6. Honey in Ganache

    I keep running to you with all my questions! This community always have the best answers. I am wondering about the use of honey in ganache to act like invert sugar - binding with the water to lower the Aw. Has anyone used it successfully in the capacity? I usually use invert sugar in my ganaches, but I there are some more health-conscious customers that I know would love to see me move away from sugar. I'm not sure that I am willing to do it, but I will certainly explore the option! My main concerns are efficacy at preserving, its taste, and its texture. My personal experience has been that is is difficult to get the flavour of honey to challenge the more dominant flavour of chocolate, so I'm not exceedingly worried about the honey flavour being too strong. However, honey does crystallize when left to sit, unlike invert sugar. Has anyone experienced honey crystallizing in ganache or do the other ingredients present prevent it from doing so? I will eventually be doing some experimenting, but I thought I would test the waters first. Thanks!
  7. Thank you @Jim D. and @Kerry Beal for your input in the Krea Swiss HotChoc sprayer! It's too bad - I thought perhaps it was promising. I guess I will look into the Fuji chocolate package.
  8. Has anyone tried the Krea Swiss hotChoc? I know @markwightman was going to try it quite some time ago. It would be convenient to use something specifiy designed for use with cocoa butter/chocolate.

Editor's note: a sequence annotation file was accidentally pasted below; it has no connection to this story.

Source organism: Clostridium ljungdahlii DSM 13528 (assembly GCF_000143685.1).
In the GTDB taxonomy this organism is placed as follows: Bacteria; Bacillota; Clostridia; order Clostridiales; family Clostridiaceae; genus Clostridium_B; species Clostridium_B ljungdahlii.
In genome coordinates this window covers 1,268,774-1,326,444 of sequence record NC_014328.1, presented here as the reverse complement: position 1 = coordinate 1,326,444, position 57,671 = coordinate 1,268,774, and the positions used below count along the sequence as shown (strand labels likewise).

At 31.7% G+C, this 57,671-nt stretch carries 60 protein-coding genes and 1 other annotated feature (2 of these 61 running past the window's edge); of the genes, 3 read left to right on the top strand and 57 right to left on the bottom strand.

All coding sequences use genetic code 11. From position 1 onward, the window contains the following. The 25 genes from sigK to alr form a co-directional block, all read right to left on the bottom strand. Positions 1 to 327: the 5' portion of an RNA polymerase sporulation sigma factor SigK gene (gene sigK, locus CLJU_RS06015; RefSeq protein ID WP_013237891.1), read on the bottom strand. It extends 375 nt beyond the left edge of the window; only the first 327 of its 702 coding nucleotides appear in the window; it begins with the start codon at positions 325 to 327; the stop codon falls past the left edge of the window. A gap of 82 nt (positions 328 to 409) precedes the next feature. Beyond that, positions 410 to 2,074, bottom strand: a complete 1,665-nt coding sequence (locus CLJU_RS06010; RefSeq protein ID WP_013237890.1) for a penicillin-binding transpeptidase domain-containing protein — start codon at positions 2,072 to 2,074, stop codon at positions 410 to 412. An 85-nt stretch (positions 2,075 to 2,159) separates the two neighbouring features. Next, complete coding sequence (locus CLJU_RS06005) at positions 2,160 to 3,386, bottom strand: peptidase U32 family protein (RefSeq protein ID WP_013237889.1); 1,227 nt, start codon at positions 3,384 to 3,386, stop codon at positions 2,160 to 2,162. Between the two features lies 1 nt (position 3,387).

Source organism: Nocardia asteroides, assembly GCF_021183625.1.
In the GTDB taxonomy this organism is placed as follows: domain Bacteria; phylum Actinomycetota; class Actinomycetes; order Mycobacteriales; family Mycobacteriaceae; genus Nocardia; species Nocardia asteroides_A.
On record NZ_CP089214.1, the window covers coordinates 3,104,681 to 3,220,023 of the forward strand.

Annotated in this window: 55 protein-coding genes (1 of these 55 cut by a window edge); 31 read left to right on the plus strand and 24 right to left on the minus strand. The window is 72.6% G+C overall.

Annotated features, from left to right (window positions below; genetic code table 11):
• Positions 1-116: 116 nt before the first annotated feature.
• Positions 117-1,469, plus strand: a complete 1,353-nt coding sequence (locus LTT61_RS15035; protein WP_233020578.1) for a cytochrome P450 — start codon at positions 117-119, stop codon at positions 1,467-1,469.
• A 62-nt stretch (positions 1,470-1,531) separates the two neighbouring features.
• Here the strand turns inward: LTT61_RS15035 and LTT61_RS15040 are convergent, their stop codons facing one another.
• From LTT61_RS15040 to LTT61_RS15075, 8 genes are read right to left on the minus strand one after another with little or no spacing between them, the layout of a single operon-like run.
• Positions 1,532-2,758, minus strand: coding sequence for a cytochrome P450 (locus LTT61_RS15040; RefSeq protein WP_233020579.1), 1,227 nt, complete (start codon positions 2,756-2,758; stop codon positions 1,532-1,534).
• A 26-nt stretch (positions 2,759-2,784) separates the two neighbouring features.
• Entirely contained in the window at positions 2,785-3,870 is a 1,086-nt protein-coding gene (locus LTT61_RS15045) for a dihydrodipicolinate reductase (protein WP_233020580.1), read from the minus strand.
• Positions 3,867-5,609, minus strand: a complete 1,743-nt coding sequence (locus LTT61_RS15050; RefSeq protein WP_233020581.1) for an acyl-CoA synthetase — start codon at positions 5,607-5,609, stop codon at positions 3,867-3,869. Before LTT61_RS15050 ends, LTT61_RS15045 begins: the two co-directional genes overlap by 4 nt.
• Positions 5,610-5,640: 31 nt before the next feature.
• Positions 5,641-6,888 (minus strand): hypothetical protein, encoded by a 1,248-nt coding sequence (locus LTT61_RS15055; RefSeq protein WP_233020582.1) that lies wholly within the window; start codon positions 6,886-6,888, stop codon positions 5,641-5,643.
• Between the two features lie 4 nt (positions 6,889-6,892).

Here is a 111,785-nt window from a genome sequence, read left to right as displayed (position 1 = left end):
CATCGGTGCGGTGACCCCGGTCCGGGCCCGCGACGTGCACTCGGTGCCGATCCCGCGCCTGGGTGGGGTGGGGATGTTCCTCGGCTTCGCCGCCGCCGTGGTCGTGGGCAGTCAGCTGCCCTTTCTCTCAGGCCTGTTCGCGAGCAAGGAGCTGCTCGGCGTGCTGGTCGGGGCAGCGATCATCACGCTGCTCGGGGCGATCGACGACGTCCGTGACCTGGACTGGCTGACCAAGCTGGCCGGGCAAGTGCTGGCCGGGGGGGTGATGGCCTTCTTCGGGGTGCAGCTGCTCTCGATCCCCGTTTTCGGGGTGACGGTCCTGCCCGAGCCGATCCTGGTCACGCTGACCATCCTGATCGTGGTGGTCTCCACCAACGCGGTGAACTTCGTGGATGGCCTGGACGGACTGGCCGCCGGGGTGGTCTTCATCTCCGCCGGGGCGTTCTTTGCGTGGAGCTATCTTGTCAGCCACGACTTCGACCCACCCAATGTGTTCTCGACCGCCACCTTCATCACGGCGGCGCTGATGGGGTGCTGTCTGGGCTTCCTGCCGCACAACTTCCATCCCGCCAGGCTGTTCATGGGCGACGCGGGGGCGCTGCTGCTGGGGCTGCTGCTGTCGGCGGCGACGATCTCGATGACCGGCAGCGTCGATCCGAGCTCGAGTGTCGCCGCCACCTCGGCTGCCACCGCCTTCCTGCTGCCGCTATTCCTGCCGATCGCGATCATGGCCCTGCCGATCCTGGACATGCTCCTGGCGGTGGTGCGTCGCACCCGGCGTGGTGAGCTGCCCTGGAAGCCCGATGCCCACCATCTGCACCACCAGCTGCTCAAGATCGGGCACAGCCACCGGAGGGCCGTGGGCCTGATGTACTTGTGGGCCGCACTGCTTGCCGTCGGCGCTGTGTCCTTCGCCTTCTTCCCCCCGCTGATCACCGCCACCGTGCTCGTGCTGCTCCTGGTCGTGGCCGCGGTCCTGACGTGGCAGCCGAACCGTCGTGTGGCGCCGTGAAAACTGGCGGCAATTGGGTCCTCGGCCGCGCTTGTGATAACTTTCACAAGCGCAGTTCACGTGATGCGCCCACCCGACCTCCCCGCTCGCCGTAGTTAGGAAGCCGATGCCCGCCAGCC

9. Coloured Cocoa Butter

    Thanks for the advice, everyone. I appreciate all the options I have to explore! The only company I had never heard of is Roxy and Rich - ironically, the most locally available to me. I have used transfer sheets from Glarus Gourmet before. I should have thought of getting the cocoa butter there as well. I didn't love their transfer sheets though. They seemed to smudge more easily and didn't always transfer quite as well as others I have tried (granted, I think I was being hasty one of the times I removed the sheets, so it was probably my fault anyway).
  10. Coloured Cocoa Butter

    Hi All! I know this has surely been talked about, by my search for this information on the forums has been challenging. Would anyone care to share their favourite brand of coloured cocoa butter for decorations chocolate molds, etc? One with a diverse selection of colours. Or do you find it preferable to melt cocoa butter and add a fat-soluable powdered colour? Thanks for sharing your experiences! Christy p.S. I was just reading about Kerry's EZ temper and I simply MUST HAVE ONE! Wow! What a brilliant product! Kudos, Kerry!